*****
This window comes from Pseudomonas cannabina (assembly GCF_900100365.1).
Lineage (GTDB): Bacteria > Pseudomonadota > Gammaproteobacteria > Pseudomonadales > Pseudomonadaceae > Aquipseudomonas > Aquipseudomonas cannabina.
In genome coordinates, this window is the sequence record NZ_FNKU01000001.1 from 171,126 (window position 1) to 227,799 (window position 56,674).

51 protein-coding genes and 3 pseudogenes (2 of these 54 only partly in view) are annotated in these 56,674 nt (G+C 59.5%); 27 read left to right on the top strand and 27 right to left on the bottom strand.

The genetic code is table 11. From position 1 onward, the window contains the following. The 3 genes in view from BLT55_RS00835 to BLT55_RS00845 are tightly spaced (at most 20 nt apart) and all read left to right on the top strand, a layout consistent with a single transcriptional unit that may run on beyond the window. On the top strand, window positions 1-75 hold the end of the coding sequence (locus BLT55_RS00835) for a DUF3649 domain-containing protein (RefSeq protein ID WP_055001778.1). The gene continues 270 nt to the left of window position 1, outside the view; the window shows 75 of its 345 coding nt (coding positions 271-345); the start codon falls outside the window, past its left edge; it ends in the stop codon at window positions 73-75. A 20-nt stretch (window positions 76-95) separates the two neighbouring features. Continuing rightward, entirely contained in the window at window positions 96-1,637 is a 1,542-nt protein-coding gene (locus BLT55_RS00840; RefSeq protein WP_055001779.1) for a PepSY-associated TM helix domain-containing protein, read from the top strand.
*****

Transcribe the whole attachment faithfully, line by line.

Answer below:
This window comes from Pseudomonas cannabina (assembly GCF_900100365.1).
Lineage (GTDB): Bacteria > Pseudomonadota > Gammaproteobacteria > Pseudomonadales > Pseudomonadaceae > Aquipseudomonas > Aquipseudomonas cannabina.
In genome coordinates, this window is the sequence record NZ_FNKU01000001.1 from 171,126 (window position 1) to 227,799 (window position 56,674).

51 protein-coding genes and 3 pseudogenes (2 of these 54 only partly in view) are annotated in these 56,674 nt (G+C 59.5%); 27 read left to right on the top strand and 27 right to left on the bottom strand.

The genetic code is table 11. From position 1 onward, the window contains the following. The 3 genes in view from BLT55_RS00835 to BLT55_RS00845 are tightly spaced (at most 20 nt apart) and all read left to right on the top strand, a layout consistent with a single transcriptional unit that may run on beyond the window. On the top strand, window positions 1-75 hold the end of the coding sequence (locus BLT55_RS00835) for a DUF3649 domain-containing protein (RefSeq protein ID WP_055001778.1). The gene continues 270 nt to the left of window position 1, outside the view; the window shows 75 of its 345 coding nt (coding positions 271-345); the start codon falls outside the window, past its left edge; it ends in the stop codon at window positions 73-75. A 20-nt stretch (window positions 76-95) separates the two neighbouring features. Continuing rightward, entirely contained in the window at window positions 96-1,637 is a 1,542-nt protein-coding gene (locus BLT55_RS00840; RefSeq protein WP_055001779.1) for a PepSY-associated TM helix domain-containing protein, read from the top strand.